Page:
OPTION 3 – Option #2 but @ 144Hz using CRU (Windows-only)

One of the reasons refresh rates over 120Hz (at 1080p anyway) tend to cause power consumption issues is that in order to use a “blanking” time that doesn’t result in the GPU bumping up the memory clock, the pixel clock rate which corresponds to the desired “blanking” would exceed the limit of HDMI 1.4.

If that sounded like a whole lot of gobblety-gook, the short version is that there is a reason things are the way they are, we can change them to behave more like the way we want, but if your monitor is plugged in via an HDMI cable, you may run into limits here. On the other hand, if you’re using DisplayPort, you may be able to push up the frequency at higher resolutions.

The big benefit if you can get this working is that you retain a higher refresh rate (to some limit) and reliable low power consumption.

Here’s “how it worked on my monitor”. I suggest being slow and deliberate here, as you can run into a situation where the video card outputs a signal your monitor can’t read:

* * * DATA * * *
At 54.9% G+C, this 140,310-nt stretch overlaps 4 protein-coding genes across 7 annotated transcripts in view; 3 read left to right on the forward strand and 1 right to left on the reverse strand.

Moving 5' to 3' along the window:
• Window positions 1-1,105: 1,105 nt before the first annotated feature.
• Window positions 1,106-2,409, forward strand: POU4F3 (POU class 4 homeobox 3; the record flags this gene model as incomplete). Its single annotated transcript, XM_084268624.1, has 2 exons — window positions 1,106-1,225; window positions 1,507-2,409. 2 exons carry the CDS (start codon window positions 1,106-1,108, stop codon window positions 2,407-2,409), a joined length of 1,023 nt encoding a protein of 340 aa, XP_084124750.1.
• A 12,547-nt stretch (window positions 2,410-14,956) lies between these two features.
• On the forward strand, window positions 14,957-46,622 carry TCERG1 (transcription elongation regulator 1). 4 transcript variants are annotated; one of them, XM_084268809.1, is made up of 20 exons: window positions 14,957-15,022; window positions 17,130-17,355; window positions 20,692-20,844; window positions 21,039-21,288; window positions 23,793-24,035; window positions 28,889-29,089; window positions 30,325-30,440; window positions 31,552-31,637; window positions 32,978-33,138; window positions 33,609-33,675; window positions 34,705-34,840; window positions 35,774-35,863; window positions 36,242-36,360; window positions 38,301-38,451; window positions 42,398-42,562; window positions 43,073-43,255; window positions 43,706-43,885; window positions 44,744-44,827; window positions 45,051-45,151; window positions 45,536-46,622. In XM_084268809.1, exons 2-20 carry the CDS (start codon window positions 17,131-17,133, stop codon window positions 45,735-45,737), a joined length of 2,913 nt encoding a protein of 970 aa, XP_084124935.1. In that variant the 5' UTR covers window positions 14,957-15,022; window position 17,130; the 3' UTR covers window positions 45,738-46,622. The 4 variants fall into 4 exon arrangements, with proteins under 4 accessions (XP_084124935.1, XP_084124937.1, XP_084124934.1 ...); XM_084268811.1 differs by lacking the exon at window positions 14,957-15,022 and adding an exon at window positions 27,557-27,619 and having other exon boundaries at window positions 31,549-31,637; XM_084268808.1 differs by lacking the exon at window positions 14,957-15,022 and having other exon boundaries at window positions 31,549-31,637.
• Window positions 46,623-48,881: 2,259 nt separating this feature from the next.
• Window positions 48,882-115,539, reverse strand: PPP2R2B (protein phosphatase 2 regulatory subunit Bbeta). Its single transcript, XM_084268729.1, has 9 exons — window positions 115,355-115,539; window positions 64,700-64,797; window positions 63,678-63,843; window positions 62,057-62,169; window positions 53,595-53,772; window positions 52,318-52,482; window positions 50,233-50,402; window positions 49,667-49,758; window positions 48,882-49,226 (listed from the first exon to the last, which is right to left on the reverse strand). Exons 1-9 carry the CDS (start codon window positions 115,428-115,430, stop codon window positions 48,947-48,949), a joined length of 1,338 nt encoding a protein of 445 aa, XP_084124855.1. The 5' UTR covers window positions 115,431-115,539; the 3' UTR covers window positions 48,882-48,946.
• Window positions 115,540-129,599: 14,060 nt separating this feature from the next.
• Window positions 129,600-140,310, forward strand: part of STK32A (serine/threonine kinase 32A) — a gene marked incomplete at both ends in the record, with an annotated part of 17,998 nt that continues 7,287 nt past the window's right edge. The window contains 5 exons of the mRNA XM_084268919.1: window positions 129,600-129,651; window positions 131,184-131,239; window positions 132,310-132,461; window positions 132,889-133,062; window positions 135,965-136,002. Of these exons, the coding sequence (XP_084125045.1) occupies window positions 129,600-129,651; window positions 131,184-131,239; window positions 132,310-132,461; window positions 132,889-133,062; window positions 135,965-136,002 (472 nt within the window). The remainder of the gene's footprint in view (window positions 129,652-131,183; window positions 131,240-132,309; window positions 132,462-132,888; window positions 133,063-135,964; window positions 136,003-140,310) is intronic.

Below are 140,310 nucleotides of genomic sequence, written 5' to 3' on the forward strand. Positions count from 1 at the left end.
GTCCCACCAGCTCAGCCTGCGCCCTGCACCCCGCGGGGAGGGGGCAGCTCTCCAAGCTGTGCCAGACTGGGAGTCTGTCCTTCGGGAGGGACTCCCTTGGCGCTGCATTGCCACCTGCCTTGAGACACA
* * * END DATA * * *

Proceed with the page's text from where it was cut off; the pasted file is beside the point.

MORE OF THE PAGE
1 – Change both your monitors to run at a resolution that you don’t plan to tweak (ie run your monitors at 60Hz or 100Hz if you’re planning to tweak 144Hz). This is a fail-safe so that you don’t tweak/break a resolution you’re currently using.

2 – Download Custom Resolution Utility (CRU) from

3 – Extract files. Run CRU.exe

4 – Refer to the pictures below for the next bits (click for larger images).

CRU selecting a resolution CRU selecting a resolution #3 CRU selecting a resolution #4

  1. Select one of your monitors from the active list that you want to tweak.
  2. Select the resolution/frequency pair you want to change. In my case 1920×1080@144Hz then click “Edit”. If the resolution you’re trying to adjust isn’t listed here, it may be in the “Extension blocks” at the bottom (click corresponding “Edit” button to see).
  3. You will be at the “Detailed Resolution” screen. Write down all the numbers somewhere for safekeeping.